The way in which to define the term “diaspora” depends on the depth of the historical perspective from which the migration of humans across the face of the Earth is approached. Diasporas – intentional relocation of a group of people united by similar physical characteristic or a common country of origin – have been occurring since before the dawn of written history.
Even prior to the genesis of the modern human species, evolutionary predecessors traveled large distances to colonize the corners of the globe. It is not as if ancient humans all independently came into being on the landmasses on which people reside today. Rather, noting how the continents have spread out over millions of years, it is believed individual diasporas took the earliest members of the Homo sapiens family-group off of Africa some 150,000 years ago.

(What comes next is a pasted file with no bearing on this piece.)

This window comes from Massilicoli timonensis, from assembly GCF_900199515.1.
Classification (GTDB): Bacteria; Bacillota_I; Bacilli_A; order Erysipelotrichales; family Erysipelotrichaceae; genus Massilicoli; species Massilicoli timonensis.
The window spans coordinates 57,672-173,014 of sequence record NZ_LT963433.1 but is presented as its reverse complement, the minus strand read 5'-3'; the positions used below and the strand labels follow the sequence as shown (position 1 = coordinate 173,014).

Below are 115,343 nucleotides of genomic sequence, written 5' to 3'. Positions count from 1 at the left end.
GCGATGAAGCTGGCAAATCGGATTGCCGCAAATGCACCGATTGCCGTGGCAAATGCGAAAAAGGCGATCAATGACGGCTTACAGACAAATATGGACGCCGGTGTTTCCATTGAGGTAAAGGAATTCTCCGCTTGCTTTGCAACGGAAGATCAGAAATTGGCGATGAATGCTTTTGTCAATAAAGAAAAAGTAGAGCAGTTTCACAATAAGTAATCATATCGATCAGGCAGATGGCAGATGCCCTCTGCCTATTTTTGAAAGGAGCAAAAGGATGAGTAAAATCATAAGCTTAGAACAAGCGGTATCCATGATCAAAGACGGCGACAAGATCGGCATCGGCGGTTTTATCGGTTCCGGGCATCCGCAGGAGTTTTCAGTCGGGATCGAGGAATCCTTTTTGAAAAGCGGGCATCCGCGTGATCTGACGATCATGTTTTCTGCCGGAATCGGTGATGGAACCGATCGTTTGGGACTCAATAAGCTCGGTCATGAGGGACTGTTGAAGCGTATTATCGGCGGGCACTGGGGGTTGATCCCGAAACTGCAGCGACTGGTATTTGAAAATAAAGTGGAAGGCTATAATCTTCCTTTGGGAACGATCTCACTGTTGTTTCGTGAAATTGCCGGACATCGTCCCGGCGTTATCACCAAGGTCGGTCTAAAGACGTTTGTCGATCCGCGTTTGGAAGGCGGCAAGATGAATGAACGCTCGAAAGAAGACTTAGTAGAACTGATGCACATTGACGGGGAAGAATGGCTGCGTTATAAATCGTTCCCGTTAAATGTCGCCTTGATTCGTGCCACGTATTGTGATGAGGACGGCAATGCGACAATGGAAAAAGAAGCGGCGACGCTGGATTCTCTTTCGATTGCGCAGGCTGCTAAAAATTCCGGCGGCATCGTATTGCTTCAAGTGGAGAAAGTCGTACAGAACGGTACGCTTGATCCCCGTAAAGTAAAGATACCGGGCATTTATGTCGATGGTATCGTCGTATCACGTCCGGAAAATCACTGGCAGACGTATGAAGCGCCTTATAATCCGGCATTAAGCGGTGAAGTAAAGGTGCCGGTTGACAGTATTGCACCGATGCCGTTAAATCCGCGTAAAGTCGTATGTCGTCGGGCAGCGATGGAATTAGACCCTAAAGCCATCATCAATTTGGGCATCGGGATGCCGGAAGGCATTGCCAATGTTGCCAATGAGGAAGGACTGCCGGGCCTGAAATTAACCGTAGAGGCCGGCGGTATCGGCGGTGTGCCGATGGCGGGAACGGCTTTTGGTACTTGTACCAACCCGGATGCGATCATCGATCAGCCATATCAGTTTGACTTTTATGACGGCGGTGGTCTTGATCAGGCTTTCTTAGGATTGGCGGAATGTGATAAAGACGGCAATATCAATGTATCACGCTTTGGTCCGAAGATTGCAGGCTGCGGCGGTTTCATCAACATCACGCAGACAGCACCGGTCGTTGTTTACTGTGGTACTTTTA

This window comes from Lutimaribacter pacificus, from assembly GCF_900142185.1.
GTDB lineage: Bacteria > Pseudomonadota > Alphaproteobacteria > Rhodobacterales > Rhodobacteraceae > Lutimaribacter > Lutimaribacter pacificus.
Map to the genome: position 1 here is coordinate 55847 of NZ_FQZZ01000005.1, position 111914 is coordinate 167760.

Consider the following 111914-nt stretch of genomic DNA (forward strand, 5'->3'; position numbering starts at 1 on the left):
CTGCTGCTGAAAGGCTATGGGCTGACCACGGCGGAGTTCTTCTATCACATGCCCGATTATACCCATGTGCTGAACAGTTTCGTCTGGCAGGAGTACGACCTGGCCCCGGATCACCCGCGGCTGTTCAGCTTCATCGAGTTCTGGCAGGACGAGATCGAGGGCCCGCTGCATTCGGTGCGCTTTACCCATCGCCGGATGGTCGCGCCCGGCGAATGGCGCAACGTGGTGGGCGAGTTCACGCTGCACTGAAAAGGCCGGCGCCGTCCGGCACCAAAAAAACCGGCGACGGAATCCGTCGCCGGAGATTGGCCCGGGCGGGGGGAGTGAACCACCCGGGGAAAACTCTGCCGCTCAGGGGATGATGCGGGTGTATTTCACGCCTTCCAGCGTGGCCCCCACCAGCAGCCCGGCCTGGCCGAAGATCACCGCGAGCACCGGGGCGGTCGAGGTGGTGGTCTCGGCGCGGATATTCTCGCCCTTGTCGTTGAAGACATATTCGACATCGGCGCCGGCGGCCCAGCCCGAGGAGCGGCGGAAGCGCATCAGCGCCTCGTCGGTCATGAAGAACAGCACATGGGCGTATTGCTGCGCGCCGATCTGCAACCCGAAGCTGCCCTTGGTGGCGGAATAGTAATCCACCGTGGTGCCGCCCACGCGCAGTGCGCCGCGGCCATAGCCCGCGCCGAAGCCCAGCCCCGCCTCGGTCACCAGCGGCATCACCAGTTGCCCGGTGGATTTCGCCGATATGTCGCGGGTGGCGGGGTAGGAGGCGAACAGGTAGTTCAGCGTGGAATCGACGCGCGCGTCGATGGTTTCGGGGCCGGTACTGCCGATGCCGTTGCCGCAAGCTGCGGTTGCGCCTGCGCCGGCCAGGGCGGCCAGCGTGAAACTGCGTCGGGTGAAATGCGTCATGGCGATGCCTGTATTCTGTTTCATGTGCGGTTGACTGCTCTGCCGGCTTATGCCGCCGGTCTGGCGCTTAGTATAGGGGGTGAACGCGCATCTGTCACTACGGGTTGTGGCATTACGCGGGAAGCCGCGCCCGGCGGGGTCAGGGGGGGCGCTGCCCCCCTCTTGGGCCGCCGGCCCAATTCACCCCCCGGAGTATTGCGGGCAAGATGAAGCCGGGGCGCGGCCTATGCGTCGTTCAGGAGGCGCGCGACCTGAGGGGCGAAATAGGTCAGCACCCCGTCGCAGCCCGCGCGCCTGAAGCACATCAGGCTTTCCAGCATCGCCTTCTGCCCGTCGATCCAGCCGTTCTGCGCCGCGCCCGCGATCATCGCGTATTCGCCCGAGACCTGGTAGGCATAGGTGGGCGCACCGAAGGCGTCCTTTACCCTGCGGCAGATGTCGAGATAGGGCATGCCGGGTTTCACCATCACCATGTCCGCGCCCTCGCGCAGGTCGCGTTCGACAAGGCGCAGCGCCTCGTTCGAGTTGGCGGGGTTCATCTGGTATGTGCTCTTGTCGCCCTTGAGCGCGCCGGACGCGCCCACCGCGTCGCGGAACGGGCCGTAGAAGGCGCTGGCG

The diaspora to the Americas is much newer. Depending one’s school of thought, migrations to the New World may have been as recent as 20,000 years ago. Still after these prehistoric mass migrations, diasporas would continue, including the proliferation of early peoples like the Vikings.
Nonetheless, more commonly, a diaspora is seen as narrower in scope than a migration. Diasporas are generally considered different from migrations in that diasporas are usually a forced relocation at the hands of another; this is why the above periods of travel from continent to continent are usually referred to as migrations.